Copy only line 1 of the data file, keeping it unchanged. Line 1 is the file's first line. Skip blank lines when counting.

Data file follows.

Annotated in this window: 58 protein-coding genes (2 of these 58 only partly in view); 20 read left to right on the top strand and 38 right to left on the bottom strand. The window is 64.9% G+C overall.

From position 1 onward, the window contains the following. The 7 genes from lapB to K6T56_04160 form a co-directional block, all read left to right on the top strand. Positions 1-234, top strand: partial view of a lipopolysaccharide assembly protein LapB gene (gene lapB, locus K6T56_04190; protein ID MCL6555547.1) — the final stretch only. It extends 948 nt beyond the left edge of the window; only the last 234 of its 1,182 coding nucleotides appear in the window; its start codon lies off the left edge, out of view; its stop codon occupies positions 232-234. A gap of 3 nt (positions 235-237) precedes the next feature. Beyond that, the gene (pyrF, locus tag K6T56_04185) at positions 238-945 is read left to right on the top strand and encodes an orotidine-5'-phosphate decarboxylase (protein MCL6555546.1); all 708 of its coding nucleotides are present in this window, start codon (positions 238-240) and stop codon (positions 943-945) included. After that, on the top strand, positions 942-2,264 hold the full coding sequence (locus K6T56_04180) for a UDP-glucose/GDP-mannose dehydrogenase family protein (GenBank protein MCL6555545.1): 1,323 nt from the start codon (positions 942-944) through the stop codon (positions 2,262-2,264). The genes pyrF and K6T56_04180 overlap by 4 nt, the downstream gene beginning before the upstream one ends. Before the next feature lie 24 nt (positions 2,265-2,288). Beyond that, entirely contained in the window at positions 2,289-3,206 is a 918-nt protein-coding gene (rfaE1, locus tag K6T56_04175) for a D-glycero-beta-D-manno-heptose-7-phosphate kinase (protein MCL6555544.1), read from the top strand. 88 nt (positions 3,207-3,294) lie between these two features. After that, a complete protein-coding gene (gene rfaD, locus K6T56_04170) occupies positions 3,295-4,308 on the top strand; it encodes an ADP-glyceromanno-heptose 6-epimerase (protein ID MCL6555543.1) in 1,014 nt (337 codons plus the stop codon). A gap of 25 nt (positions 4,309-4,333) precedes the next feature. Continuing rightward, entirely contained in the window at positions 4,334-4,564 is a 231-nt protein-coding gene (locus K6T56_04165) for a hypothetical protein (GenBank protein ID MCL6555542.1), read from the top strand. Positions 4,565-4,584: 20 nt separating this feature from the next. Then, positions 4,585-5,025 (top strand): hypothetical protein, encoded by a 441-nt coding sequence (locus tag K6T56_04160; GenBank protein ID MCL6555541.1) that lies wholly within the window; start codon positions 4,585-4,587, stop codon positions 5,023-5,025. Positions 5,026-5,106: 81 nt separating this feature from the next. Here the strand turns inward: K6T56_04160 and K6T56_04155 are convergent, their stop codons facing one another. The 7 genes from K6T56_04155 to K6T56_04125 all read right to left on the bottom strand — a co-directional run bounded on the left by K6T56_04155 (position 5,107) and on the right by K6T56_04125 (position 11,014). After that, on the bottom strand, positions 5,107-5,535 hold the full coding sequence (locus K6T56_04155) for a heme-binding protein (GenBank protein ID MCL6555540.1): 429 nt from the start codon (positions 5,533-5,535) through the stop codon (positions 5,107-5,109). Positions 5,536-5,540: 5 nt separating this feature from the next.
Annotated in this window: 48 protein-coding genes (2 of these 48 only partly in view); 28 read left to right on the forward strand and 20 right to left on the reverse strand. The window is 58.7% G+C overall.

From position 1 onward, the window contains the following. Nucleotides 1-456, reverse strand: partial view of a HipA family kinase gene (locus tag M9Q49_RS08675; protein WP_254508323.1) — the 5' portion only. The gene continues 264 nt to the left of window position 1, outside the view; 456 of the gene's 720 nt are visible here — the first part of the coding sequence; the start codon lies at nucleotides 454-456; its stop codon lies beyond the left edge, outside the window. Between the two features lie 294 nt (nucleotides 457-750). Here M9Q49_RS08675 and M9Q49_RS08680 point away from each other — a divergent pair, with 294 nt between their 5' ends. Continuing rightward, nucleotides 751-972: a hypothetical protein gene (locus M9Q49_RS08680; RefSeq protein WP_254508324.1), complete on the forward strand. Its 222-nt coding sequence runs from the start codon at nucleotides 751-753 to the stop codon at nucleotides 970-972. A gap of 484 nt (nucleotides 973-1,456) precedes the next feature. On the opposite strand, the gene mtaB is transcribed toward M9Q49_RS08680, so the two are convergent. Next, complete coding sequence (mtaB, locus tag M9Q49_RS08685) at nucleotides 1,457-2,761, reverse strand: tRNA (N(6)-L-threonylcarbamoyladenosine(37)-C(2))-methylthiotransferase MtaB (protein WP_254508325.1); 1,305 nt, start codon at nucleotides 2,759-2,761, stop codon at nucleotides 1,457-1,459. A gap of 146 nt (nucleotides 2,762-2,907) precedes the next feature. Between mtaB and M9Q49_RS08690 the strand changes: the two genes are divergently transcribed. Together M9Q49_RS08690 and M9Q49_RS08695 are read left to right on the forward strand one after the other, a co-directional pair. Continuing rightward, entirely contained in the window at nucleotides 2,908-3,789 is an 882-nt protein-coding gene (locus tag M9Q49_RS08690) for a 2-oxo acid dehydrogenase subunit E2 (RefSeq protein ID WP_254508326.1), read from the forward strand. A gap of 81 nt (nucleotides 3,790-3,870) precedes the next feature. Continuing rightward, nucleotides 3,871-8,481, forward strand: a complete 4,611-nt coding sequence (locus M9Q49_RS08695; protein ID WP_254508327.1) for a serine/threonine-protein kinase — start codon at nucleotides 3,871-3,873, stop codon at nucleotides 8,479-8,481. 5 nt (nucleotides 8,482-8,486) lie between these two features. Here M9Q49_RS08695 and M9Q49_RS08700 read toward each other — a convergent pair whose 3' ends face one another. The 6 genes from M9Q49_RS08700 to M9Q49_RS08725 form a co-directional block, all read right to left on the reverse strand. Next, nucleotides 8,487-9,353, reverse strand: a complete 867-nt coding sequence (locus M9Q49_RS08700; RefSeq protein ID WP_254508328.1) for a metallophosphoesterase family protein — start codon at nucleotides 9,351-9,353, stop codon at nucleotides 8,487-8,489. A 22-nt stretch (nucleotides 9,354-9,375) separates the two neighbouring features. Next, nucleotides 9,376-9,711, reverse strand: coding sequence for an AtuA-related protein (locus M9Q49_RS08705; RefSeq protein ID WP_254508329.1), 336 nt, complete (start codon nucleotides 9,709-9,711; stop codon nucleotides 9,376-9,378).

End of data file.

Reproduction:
Annotated in this window: 58 protein-coding genes (2 of these 58 only partly in view); 20 read left to right on the top strand and 38 right to left on the bottom strand. The window is 64.9% G+C overall.